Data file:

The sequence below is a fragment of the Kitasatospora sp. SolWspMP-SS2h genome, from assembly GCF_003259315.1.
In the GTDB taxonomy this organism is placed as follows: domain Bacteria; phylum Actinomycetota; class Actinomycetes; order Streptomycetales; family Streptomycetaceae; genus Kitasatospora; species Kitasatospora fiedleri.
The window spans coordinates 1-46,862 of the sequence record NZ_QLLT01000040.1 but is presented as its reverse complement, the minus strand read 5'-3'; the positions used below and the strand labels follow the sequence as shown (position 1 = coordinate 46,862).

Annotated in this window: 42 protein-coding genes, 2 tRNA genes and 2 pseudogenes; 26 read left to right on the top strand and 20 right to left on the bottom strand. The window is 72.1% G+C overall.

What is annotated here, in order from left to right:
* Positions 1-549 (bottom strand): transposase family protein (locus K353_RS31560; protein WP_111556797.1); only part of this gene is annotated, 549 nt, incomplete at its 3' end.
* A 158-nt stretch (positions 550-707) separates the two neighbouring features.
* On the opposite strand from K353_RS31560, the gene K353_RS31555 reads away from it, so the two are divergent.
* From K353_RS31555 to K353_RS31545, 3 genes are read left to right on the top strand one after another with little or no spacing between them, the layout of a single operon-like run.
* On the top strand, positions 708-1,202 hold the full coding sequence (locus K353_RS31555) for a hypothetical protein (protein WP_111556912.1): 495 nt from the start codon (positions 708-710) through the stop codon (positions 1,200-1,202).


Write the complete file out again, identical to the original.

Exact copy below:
The sequence below is a fragment of the Kitasatospora sp. SolWspMP-SS2h genome, from assembly GCF_003259315.1.
In the GTDB taxonomy this organism is placed as follows: domain Bacteria; phylum Actinomycetota; class Actinomycetes; order Streptomycetales; family Streptomycetaceae; genus Kitasatospora; species Kitasatospora fiedleri.
The window spans coordinates 1-46,862 of the sequence record NZ_QLLT01000040.1 but is presented as its reverse complement, the minus strand read 5'-3'; the positions used below and the strand labels follow the sequence as shown (position 1 = coordinate 46,862).

Annotated in this window: 42 protein-coding genes, 2 tRNA genes and 2 pseudogenes; 26 read left to right on the top strand and 20 right to left on the bottom strand. The window is 72.1% G+C overall.

What is annotated here, in order from left to right:
* Positions 1-549 (bottom strand): transposase family protein (locus K353_RS31560; protein WP_111556797.1); only part of this gene is annotated, 549 nt, incomplete at its 3' end.
* A 158-nt stretch (positions 550-707) separates the two neighbouring features.
* On the opposite strand from K353_RS31560, the gene K353_RS31555 reads away from it, so the two are divergent.
* From K353_RS31555 to K353_RS31545, 3 genes are read left to right on the top strand one after another with little or no spacing between them, the layout of a single operon-like run.
* On the top strand, positions 708-1,202 hold the full coding sequence (locus K353_RS31555) for a hypothetical protein (protein WP_111556912.1): 495 nt from the start codon (positions 708-710) through the stop codon (positions 1,200-1,202).